Thomas was known for his ability to sack the quarterback and was named a First Team All-Pro two times, Second Team All-Pro four times, and was voted to nine Pro Bowls in his 11-year career.[6] He totaled 126.5 sacks in his career,[7] and as of the start of the 2017 NFL season, holds the single game record of seven quarterback sacks, a feat which occurred against Seattle's Dave Krieg on 1990 Veterans Day[8]. Ironically, it was a sack that Thomas did not get that decided the game: on the final play, Krieg eluded a blitzing Thomas and threw a touchdown pass to Paul Skansi, which gave the Seahawks a 17–16 win. The next player to come close to breaking this record was Thomas himself, recording 6 sacks against the Oakland Raiders in the regular season opener in 1998.[9]

He is one of 32 NFL players to achieve 100 or more sacks, and ranks as the Chiefs' all-time sack leader with 126.5. Thomas is also the seventh all-time tackler in Chiefs' history with 642 career tackles. During his career, he recorded 1 interception and recovered 19 fumbles, returning them for 161 yards and 4 touchdowns. Thomas established Chiefs career records for sacks, safeties, fumble recoveries, and forced fumbles.[10]

Statistics

Season Team G GS TOT SOLO AST SACK SF FF FR YDS TD BK INT YDS AVG TD PD
1989 KC 16 16 75 56 19 10.0 0 3 1 0 0 0 0 0 0 0 0
1990 KC 15 15 63 47 16 20.0 0 6 2 14 0 0 0 0 0 0 0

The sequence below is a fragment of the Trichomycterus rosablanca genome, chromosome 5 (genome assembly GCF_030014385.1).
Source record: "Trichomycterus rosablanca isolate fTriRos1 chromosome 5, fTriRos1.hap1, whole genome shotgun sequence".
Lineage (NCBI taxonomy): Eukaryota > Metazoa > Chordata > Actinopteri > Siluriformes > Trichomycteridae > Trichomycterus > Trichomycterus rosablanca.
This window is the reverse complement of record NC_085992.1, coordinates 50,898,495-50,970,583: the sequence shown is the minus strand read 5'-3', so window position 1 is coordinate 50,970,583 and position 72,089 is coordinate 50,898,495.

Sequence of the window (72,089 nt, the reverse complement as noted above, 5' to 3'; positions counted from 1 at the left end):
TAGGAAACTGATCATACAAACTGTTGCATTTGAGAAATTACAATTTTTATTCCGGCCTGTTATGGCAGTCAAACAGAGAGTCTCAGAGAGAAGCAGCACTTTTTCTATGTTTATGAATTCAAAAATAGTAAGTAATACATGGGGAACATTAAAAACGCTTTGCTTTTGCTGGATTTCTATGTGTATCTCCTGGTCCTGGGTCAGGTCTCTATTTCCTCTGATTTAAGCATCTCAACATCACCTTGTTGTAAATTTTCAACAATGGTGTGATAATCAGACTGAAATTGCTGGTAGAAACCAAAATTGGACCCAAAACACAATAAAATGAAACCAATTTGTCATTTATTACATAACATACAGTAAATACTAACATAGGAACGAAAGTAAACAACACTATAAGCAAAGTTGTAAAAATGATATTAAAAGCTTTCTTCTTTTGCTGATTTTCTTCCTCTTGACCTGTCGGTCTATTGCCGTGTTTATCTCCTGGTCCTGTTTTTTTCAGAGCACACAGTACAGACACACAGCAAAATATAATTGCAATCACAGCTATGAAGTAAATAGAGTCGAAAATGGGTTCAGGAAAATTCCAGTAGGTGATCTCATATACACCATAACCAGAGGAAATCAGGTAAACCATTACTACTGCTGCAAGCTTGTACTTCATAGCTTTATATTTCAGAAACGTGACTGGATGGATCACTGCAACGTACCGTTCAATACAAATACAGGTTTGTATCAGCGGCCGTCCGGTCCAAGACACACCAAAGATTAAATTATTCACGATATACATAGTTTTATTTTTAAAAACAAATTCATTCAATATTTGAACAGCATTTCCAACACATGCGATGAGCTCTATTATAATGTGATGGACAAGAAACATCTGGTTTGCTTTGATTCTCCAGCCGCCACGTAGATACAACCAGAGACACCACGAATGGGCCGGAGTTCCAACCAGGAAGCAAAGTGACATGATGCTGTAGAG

1991 KC 16 15 79 60 19 13.5 0 4 4 23 1 0 0 0 0 0 0
1992 KC 16 16 67 54 13 14.5 0 8 3 0 1 0 0 0 0 0 1
1993 KC 16 15 43 32 11 8.0 0 4 1 86 1 0 0 0 0 0 0
1994 KC 16 15 71 67 4 11.0 1 3 3 11 0 0 0 0 0 0 3
1995 KC 15 15 53 48 5 8.0 0 2 1 0 0 0 0 0 0 0 4
1996 KC 16 14 55 49 6 13.0 0 4 1 0 0 1 0 0 0 0 5
1997 KC 12 10 34 30 4 9.5 1 3 0 0 0 0 0 0 0 0 0
1998 KC 15 10 42 35 7 12.0 1 2 2 27 1 0 0 0 0 0 1
1999 KC 16 16 60 54 6 7.0 0 2 1 0 0 0 1 20 20.0 0 5
Career 169 157 642 532 110 126.5 3 41 19 161 4 1 1 20 20.0 0 19

Death

On January 23, 2000, Thomas' 1999 Chevrolet Suburban went off Interstate 435 as he and two passengers were driving to Kansas City International Airport during a snowstorm for a flight to St. Louis to watch the NFC Championship Game between the St. Louis Rams and the Tampa Bay Buccaneers. Police reports indicated that Thomas, who was driving, was speeding at approximately 70 m.p.h. even though snow and ice were rapidly accumulating on the roadway. Thomas continued weaving erratically through traffic despite the weather.[11] Thomas and one of the passengers were not wearing seat belts and both were thrown from the car; the passenger was killed instantly. The second passenger, who was wearing his safety belt, walked away from the scene uninjured. Thomas was left paralyzed from the chest down. By early February, Thomas was being treated at Miami's Jackson Memorial Hospital. The morning of February 8, 2000, while being transferred from his hospital bed to a wheelchair on his way to therapy, Thomas told his mother he was not feeling well. His eyes then rolled back, recalled Frank Eismont, an orthopedic surgeon at Jackson Memorial Hospital. Eismont said Thomas went into cardiorespiratory arrest and died as a result of a pulmonary embolism, a massive blood clot that developed in his legs and traveled to his lungs.[12] Months later, Thomas' family sued General Motors for $73 million in damages stemming from the accident that Thomas caused. In 2004, a jury ruled that the family was not entitled to any money.[13]